This post is from PT of ptmoney.com, author of 52 Ways to Make Extra Money.
The Roth Individual Retirement Arrangement (IRA) is a retirement savings account created by the US federal government, regulated by the IRS, with the intention of creating a tax incentive for you to save more for retirement. It was created years after the traditional IRA to please those looking to shelter future income from taxes vs current income. Here’s how it works: you open up a Roth IRA, start contributing after-tax funds, choose your investments, retire, and withdraw your Roth IRA funds tax free. That’s right. You get to withdraw your money in retirement without paying taxes. If you expect to save enough to retire on, then your account will see significant gains (earnings) over the long haul. And in a normal taxable account, you’d pay upwards of 35% in taxes for those earnings. With the Roth IRA you don’t have to pay those taxes. Nice.
Contributions to the Roth IRA are limited to $5,000 annually ($6,000 if you are older than 49). Withdrawals from your Roth IRA earnings can be made tax and penalty free at the age of 59 and a half. Keep in mind that there are income limits to those who qualify to use a Roth IRA.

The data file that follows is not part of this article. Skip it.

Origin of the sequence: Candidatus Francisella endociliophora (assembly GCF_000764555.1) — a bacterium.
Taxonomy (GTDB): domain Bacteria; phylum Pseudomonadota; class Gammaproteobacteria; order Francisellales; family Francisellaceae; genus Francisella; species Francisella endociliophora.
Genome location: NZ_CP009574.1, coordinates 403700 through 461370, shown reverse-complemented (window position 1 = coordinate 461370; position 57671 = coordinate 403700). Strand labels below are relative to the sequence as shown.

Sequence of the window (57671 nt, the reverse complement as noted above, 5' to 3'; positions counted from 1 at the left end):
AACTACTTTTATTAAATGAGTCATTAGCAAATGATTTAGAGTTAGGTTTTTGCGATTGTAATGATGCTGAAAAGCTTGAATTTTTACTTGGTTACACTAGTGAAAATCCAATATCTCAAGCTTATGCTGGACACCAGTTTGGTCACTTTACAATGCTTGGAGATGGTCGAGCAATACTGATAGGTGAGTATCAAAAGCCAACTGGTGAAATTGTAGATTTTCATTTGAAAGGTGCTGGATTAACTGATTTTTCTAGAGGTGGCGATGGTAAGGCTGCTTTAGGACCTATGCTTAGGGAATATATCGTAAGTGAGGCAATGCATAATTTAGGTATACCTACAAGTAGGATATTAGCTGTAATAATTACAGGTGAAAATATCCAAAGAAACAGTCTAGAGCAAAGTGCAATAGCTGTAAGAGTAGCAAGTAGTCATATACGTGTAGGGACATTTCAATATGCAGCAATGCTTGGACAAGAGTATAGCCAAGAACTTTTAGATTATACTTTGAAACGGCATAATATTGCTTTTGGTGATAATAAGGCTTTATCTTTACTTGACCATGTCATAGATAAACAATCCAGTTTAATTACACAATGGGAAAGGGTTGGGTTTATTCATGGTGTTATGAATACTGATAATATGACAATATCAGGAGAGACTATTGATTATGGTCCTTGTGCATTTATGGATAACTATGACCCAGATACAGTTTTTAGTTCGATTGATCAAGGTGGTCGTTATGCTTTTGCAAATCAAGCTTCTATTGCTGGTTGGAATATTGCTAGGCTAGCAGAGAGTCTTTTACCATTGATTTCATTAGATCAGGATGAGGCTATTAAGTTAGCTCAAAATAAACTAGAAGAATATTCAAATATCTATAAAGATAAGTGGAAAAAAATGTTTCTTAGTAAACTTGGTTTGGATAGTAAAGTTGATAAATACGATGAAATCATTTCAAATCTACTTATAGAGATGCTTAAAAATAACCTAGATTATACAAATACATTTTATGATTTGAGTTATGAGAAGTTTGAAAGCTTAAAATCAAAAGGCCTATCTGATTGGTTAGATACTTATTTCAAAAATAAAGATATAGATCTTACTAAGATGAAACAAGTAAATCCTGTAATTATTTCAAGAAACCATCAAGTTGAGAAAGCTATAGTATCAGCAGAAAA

Most people use a Roth IRA in combination with their 401K or company pension. Why? Well, because it has an opposite tax treatment, and thus, will give you tax diversification in retirement (i.e. pay taxes on some savings now, pay some later).
So how do you open up a Roth IRA? Well, it’s pretty easy these days. You can go to a bank, a mutual fund company, or you can pick from one of the best online stock brokers. If you’re looking to do mainly passive investing within your Roth IRA, then I suggest a mutual fund company like Vanguard. If you are going to be more of an active trader wanting to do cheap stock trading, then choose a low-cost online broker. Skip the banks, as they may be expensive and have a limited choice of funds.
Once you have your account opened, you will need to choose some investments. You can usually invest in a variety of investment types within your IRA: individual stocks, bonds, funds (index, mutual, EFTs), and more. Find an asset allocation model that fits your age and risk tolerance and choose the investments that will give you that mix.
Now that you have an account and some investments picked out, create automatic savings contributions to the account. It’s critical that you set up automatic contributions. Since this account is not tied to your employer, it’s up to you to remember to save. Creating an automatic savings plan will help to take the pressure off of trying to remember. Start small and work your way up to contributions that will get you to your annual limit of $5,000.
Have you considered a Roth IRA? What’s stopping you from opening one up today?